Canadian activist and filmmaker Paul Saltzman returns to Mississippi to meet Byron De La Beckwith, a member of the Ku Klux Klan who attacked Saltzman nearly 40 years ago.
Who’s in It?
Saltzman and De La Beckwith (Delay) are the two central figures from which the films moves, but it is enhanced by interviews with Harry Belafonte, Morgan Freeman, the family of murdered civil rights worker Medgar Evers, and other activists and historians.
A remarkable portrait of civility and history, Saltzman recounts a series of significant events in the south during the civil rights era while attempting a personal reconciliation. The series of interviews between him and Delay, including their very first tense and momentous meeting decades later at the site of the incident, make for the most compelling scenes.
Delay is still a member of the KKK, still uses the n-word, and still has disparaging things to say, for President Barack Obama and many others. Still, Saltzman, a man of incredibly integrity and purpose, engages Delay in a way few would be likely to do. He gives him a chance to present himself, and to the audience, those moments are rife with conflict.
He admits his hatred, but Delay, on in years, explains this is who is has been his whole life, and even his kids don’t approve. He may not be a wholly sympathetic figure, but still fascinating. Saltzman does well to recount other notable events, and the candor from Belafonte and Freeman is equally illuminating. The film oscillates between the deeply personal and the expansive social history, and while there is far more that can be discussed in the latter category, this is a still a stunning story.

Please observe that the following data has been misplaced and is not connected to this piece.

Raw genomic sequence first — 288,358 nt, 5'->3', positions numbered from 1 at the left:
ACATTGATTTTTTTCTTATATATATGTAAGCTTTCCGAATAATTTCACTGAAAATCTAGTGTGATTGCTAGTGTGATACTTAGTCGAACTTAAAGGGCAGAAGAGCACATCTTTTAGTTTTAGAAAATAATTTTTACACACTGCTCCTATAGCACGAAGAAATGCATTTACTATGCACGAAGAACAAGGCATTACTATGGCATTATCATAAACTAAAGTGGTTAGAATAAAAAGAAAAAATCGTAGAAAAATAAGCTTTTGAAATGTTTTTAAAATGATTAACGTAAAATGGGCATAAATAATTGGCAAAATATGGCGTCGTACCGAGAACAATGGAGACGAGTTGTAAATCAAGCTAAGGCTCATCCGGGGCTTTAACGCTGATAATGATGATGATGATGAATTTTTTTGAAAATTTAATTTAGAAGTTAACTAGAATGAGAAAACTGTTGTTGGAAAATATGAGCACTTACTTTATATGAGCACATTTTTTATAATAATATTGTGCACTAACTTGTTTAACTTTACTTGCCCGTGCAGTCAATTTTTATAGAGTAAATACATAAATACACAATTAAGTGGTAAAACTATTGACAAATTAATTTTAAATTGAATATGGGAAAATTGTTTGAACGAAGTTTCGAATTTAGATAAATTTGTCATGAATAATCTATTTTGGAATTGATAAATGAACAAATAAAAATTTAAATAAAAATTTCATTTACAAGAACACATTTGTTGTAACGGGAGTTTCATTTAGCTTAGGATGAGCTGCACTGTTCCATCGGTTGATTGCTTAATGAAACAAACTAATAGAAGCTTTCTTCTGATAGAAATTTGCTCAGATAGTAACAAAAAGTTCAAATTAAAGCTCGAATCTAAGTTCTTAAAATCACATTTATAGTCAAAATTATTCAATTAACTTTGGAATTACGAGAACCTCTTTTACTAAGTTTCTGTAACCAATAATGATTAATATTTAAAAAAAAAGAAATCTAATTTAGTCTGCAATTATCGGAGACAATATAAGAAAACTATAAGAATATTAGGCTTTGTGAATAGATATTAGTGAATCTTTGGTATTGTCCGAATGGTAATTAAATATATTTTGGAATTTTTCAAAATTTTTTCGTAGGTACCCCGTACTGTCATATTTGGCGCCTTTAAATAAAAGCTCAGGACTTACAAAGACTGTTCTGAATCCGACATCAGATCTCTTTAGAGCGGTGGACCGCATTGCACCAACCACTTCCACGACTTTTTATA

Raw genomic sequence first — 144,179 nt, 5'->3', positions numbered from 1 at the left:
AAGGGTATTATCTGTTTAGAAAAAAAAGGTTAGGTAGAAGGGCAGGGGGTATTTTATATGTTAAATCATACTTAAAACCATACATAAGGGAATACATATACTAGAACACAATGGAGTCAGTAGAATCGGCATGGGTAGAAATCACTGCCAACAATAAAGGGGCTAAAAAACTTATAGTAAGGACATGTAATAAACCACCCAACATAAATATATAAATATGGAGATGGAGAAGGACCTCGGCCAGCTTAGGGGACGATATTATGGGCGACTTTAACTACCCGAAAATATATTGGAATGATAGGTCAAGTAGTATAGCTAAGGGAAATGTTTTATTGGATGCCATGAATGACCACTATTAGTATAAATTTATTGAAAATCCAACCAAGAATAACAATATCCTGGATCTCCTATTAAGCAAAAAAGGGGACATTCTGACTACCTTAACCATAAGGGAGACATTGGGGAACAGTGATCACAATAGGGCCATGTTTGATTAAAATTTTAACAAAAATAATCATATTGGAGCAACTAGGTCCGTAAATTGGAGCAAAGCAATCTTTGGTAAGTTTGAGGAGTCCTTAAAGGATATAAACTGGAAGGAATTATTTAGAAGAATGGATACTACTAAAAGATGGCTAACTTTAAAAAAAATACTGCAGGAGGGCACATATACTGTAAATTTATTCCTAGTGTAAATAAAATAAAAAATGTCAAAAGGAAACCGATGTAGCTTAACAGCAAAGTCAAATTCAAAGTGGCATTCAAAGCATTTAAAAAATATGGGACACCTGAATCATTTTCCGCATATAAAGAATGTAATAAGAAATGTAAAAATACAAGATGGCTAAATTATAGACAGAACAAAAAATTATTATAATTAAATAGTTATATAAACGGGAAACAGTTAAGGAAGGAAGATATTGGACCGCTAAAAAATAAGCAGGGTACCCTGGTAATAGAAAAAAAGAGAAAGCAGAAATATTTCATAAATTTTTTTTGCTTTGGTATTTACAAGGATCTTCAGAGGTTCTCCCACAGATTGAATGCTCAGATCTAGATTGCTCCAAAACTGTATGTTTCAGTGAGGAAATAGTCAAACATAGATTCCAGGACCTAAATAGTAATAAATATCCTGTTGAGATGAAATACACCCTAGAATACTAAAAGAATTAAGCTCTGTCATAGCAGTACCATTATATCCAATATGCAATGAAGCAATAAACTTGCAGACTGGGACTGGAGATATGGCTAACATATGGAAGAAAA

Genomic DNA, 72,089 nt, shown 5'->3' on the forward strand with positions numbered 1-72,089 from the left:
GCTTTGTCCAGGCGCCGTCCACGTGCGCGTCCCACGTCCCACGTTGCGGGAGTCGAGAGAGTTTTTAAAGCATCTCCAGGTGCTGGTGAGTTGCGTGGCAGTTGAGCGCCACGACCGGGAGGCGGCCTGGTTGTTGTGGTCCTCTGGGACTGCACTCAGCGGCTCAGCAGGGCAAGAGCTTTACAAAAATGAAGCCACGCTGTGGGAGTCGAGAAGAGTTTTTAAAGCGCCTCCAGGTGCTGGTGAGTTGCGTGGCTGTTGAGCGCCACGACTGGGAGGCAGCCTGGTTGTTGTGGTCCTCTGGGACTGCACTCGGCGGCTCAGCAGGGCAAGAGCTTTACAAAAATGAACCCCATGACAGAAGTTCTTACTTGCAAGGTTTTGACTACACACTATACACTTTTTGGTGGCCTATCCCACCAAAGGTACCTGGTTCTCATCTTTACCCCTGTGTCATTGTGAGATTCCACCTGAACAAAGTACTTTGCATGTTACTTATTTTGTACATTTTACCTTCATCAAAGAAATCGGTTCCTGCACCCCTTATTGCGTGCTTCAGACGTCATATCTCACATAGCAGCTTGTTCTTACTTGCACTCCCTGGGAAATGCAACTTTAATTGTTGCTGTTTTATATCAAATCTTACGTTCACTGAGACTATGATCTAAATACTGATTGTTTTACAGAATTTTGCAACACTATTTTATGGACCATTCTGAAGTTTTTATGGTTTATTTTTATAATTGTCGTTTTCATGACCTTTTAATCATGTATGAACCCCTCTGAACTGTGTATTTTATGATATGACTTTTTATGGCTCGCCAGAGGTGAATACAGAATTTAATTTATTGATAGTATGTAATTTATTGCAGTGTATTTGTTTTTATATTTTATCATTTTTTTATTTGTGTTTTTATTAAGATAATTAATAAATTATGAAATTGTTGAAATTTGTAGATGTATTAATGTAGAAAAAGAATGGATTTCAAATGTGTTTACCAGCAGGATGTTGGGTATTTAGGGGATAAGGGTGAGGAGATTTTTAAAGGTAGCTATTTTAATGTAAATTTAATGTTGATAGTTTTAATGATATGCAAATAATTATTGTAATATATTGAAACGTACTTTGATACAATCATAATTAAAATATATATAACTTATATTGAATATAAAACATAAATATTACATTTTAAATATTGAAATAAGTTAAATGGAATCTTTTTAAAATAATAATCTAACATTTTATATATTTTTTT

Should You See It:
Yes, it is compelling, unnerving, and challenging.
Saltzman, while getting his hair cut. “Of course back then, blacks coudnt go into white barbershops, is that correct?”
Black barber: ”Yeah, You could go tere, but you might not come out.”
The Last White Knight plays at Bloor Hot Docs starting February 1.